Predicting protein dynamics from structural ensembles.
The biological properties of proteins are uniquely determined by their structure and dynamics. A protein in solution populates a structural ensemble of metastable configurations around the global fold. From overall rotation to local fluctuations, the dynamics of proteins can cover several orders of magnitude in time scales. We propose a simulation-free coarse-grained approach which utilizes knowledge of the important metastable folded states of the protein to predict the protein dynamics. This approach is based upon the Langevin Equation for Protein Dynamics (LE4PD), a Langevin formalism in the coordinates of the protein backbone. The linear modes of this Langevin formalism organize the fluctuations of the protein, so that more extended dynamical cooperativity relates to increasing energy barriers to mode diffusion. The accuracy of the LE4PD is verified by analyzing the predicted dynamics across a set of seven different proteins for which both relaxation data and NMR solution structures are available. Using experimental NMR conformers as the input structural ensembles, LE4PD predicts quantitatively accurate results, with correlation coefficient to NMR backbone relaxation measurements for the seven proteins. The NMR solution structure derived ensemble and predicted dynamical relaxation is compared with molecular dynamics simulation-derived structural ensembles and LE4PD predictions, and are consistent in the timescale of the simulations. The use of the experimental NMR conformers frees the approach from computationally demanding simulations.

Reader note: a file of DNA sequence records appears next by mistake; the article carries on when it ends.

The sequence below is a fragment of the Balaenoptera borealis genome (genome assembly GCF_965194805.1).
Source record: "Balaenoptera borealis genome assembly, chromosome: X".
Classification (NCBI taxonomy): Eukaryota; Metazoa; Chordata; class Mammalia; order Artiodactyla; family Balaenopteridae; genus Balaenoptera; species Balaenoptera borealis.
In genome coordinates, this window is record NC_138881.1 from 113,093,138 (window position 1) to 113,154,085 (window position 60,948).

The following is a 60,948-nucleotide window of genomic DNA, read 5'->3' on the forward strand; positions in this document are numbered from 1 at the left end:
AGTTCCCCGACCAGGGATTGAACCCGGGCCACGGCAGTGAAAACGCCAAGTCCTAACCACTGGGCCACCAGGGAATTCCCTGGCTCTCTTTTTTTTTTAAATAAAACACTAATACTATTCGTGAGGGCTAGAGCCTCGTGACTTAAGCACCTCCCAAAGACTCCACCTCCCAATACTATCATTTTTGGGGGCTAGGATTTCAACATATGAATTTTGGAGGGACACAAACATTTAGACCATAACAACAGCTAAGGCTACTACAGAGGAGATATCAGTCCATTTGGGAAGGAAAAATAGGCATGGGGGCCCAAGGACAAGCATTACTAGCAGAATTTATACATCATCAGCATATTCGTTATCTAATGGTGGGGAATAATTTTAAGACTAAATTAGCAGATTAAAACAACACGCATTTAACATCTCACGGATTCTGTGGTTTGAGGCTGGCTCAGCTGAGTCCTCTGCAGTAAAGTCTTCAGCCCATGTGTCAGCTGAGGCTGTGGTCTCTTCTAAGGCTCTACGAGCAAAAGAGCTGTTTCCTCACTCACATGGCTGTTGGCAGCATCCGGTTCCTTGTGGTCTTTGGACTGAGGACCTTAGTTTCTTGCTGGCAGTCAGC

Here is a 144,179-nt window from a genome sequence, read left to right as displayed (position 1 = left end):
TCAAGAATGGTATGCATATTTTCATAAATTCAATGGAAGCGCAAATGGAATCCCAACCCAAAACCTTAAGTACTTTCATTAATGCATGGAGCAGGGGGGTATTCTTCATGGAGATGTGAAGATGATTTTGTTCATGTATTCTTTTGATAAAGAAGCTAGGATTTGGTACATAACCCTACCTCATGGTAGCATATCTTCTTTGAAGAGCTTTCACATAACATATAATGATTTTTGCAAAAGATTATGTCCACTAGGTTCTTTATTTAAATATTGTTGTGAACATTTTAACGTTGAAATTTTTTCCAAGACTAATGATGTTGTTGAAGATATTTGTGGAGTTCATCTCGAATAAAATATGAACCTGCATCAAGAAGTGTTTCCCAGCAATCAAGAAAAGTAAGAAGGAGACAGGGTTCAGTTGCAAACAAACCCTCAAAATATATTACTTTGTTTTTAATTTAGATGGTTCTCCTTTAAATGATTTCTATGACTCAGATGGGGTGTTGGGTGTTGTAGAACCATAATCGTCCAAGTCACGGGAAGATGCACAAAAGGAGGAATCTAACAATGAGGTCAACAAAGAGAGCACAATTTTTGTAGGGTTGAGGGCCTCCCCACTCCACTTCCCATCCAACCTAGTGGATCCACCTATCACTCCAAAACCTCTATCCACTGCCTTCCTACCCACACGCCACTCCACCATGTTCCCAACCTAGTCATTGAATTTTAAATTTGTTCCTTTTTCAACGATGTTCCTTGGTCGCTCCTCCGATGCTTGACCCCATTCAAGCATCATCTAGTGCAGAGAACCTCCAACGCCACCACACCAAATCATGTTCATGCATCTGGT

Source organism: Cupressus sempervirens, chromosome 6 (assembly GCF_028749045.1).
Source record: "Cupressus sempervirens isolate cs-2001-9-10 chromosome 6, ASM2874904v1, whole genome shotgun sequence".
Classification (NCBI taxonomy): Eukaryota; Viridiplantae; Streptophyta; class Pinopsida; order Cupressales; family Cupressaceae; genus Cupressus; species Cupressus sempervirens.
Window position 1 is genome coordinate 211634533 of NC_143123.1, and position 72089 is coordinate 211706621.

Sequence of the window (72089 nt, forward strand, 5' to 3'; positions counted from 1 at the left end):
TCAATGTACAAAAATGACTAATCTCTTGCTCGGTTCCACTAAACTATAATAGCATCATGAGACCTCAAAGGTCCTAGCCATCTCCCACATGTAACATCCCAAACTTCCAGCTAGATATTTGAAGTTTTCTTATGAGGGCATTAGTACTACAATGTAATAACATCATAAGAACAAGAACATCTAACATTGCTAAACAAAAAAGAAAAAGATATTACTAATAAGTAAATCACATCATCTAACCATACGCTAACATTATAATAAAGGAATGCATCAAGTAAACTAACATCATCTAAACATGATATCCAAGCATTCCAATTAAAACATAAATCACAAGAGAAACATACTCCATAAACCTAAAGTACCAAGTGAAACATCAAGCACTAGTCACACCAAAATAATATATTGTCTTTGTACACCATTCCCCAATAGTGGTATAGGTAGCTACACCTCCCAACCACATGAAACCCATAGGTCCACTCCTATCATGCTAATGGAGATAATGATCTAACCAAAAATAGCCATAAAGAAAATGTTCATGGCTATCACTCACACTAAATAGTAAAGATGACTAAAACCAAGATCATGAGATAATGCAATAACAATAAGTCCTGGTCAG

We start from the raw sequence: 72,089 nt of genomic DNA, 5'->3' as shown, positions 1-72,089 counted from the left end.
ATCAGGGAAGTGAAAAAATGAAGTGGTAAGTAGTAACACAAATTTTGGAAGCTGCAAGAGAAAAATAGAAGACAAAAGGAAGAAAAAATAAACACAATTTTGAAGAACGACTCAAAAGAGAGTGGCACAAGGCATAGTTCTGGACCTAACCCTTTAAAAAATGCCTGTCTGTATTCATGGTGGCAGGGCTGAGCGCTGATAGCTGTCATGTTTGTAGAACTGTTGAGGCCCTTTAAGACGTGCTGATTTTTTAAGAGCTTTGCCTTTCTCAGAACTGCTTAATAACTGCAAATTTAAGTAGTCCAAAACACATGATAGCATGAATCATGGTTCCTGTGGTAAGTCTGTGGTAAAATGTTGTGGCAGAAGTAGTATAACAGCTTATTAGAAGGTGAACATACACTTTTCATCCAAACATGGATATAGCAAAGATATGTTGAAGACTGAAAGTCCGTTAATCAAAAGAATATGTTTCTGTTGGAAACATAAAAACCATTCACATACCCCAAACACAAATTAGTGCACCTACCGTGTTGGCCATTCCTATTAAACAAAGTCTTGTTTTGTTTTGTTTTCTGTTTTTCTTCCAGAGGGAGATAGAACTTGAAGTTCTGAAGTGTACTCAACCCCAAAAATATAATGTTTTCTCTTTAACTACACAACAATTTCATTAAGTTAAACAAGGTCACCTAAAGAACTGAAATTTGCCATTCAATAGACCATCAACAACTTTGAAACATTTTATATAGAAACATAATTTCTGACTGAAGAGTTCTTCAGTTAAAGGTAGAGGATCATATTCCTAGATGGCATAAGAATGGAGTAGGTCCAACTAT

The evolved amino acid sequence of a native protein encodes its folded structure and inherent dynamical properties in aqueous solution.Pettitt (1990); Frauenfelder et al. (1991); Lewandowski et al. (2015) The latter determines the dynamics of specific residues in a protein primary sequence, which are active participants in the pathways of the biological function. Biologically active segments are often mobile and adaptable to assume a proper configuration when binding to a reaction partner. The multiple configurational states that an active segment may populate are not randomly selected: configurations with minimal energy are connected by energy barriers, and as such are thermally activated, enabling emerging regions of high mobility, which can behave like “switches” along the binding pathway.Lewandowski et al. (2015)